Nursing Behind Bars: My Experience As a Corrections Nurse

Ten years into practicing nursing, I was experiencing burnout, exhaustion, and apathy. I spent three of those 10 years working as a staff nurse in med-surg and perioperative units and the rest in various positions in home health and hospice.

Kelly Langford, RN

Since I wasn’t willing to switch careers, I decided to try a different specialty — something challenging, a bit more exciting, and outside my comfort zone. Flipping open the local newspaper to the classified section, I began scanning the pages for anything to pique my interest when I saw the ad: Part-time Correctional Facility Nurse needed for County Jail.

In my mind’s eye, I could envision myself in an episode of “Cops” or “Law and Order.” Life was finally going to get exciting! My nursing career was about to take a trip into the unknown.

Stepping Into the Unknown

I called the number listed in the ad, and the person I spoke with seemed genuinely excited to interview me. She said my work history sounded perfect, and she was eager to put me to work as a corrections nurse. My hands began to shake, and I felt nauseated as I pulled up to the building. I kept asking myself, “What in the heck am I doing?”

Taking a deep breath, I steadied my nerves and gave myself a quick pep talk, “It’s only an interview. They won’t throw you behind bars.”

The nurse manager met me in the front office, and I followed her through to the secured section of the building. She produced a large set of old skeleton keys and inserted one into the lock of an enormous, time-worn, steel door. We walked together through the doorway and she locked it behind us.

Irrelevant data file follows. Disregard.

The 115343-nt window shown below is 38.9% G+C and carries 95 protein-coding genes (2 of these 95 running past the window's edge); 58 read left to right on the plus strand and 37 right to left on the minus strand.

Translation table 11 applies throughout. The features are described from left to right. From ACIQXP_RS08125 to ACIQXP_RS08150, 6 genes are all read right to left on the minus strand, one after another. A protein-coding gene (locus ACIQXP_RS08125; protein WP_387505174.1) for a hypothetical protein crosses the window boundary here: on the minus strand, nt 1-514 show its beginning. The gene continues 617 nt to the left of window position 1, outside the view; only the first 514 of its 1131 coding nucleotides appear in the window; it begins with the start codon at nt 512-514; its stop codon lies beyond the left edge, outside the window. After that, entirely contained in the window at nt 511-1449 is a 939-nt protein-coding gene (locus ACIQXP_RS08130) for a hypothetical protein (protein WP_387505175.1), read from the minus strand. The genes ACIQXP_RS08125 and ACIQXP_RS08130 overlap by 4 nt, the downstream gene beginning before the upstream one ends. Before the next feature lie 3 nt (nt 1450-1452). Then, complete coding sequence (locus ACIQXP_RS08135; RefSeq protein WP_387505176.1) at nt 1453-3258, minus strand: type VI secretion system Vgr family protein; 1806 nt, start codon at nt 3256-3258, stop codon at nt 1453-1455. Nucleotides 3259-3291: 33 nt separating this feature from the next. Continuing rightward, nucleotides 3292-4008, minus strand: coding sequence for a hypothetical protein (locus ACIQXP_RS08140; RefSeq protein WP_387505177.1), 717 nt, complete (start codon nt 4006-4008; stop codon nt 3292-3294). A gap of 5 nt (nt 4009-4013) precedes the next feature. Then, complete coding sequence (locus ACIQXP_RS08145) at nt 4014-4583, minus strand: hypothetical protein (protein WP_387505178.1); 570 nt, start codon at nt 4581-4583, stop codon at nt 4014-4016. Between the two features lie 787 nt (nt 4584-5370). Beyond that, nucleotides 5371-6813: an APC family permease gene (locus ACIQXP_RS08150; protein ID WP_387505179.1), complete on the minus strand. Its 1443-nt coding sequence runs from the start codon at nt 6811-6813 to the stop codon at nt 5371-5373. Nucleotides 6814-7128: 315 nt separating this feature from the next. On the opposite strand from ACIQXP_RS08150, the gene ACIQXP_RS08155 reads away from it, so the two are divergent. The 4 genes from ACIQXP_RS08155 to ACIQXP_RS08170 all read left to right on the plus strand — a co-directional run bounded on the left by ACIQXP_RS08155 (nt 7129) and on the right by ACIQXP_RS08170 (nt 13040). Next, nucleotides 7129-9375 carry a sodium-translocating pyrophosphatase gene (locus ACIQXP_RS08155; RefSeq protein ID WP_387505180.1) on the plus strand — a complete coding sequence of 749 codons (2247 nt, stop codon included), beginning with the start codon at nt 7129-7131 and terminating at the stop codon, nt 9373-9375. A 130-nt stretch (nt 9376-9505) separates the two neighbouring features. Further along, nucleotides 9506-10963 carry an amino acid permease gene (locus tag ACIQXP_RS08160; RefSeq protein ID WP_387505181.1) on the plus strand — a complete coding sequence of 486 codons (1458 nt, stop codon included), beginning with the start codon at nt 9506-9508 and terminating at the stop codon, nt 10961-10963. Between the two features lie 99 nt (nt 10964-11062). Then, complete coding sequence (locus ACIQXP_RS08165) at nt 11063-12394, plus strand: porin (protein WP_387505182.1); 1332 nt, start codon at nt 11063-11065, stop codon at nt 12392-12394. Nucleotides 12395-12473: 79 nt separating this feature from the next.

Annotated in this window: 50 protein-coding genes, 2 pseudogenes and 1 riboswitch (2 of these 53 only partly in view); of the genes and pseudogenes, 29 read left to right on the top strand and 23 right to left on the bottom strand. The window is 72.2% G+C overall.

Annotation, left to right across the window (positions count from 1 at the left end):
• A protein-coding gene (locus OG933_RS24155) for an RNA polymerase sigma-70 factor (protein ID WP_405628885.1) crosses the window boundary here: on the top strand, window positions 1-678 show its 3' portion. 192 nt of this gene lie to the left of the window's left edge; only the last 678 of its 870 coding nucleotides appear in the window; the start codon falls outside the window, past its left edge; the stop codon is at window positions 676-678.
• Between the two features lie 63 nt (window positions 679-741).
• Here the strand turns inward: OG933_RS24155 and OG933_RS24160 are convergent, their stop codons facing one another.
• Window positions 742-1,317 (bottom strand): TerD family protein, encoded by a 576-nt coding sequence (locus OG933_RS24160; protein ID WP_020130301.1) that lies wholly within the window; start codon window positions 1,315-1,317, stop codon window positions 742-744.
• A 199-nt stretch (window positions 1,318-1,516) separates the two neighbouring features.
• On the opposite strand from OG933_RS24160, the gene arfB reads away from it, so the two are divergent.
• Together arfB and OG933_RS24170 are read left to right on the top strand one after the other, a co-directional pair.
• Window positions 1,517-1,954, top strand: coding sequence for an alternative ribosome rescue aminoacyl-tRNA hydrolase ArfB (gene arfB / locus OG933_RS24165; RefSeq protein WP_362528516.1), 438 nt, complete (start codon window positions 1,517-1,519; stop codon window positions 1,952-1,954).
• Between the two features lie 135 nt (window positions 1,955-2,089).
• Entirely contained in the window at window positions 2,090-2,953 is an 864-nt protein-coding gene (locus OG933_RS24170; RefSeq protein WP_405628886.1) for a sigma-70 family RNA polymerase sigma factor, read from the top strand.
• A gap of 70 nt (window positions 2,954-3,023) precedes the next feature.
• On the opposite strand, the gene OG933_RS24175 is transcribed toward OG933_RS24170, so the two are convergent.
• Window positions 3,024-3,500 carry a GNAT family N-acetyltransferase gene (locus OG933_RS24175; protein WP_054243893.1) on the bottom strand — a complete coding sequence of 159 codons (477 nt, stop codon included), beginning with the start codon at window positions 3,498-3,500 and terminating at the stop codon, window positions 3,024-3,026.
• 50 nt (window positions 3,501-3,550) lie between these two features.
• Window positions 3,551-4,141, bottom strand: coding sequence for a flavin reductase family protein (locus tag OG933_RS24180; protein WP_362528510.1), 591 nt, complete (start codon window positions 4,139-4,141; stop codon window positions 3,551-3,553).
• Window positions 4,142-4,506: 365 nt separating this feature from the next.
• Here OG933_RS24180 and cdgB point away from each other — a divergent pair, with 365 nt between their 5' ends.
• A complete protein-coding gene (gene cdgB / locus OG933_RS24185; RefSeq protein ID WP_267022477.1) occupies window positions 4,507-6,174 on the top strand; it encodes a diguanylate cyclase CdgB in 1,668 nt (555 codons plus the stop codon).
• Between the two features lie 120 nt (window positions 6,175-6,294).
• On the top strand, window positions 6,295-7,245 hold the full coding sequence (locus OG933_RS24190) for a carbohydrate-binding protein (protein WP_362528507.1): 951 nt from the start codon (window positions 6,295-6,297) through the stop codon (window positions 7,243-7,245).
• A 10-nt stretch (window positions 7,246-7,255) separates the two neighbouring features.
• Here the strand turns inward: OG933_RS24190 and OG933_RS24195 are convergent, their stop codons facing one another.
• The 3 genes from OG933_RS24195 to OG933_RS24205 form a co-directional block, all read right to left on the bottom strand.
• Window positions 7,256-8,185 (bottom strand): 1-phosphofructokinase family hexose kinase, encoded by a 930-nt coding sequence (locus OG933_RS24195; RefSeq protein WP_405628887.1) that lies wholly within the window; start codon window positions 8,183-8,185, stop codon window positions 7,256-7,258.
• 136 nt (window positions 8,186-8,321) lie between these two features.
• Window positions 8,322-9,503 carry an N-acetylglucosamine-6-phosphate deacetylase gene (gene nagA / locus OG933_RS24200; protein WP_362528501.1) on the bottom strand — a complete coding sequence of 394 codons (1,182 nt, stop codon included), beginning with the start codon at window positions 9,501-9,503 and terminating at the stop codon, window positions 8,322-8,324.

“Always close and lock this door,” she said. “We are entering the section of the building where there are inmates.”

The nursing office was a cramped, windowless room with gray cement walls, dim fluorescent lighting, and sparse furniture. A desk with an older computer screen sat to the left, a medicine cart straight ahead against the far wall, and a patient examination table to the right.

The nurse manager began the interview. “As corrections nurses, we have to be one part nurse and one part corrections officer. Does that bother you?” she asked.

“My mother was a state trooper, so I am not new to the world of law enforcement,” I told her.

A smile lit up her face. “If you pass the background check and drug screening, consider yourself our newest corrections nurse,” she said.

Welcome to the Jungle

My days were often fast paced and unpredictable. One afternoon when I was passing out the evening meds, a jailer grabbed me and said, “We need you in medical right away.” The officers just brought in a known drug dealer.

Zeus (the drug-sniffing dog) had gotten the better of the man, and he was in pretty bad shape. As I walked into the nursing office, I saw the guy lying on the examination table and moaning in pain. On his left arm was a deep tooth-shaped wound, …read more

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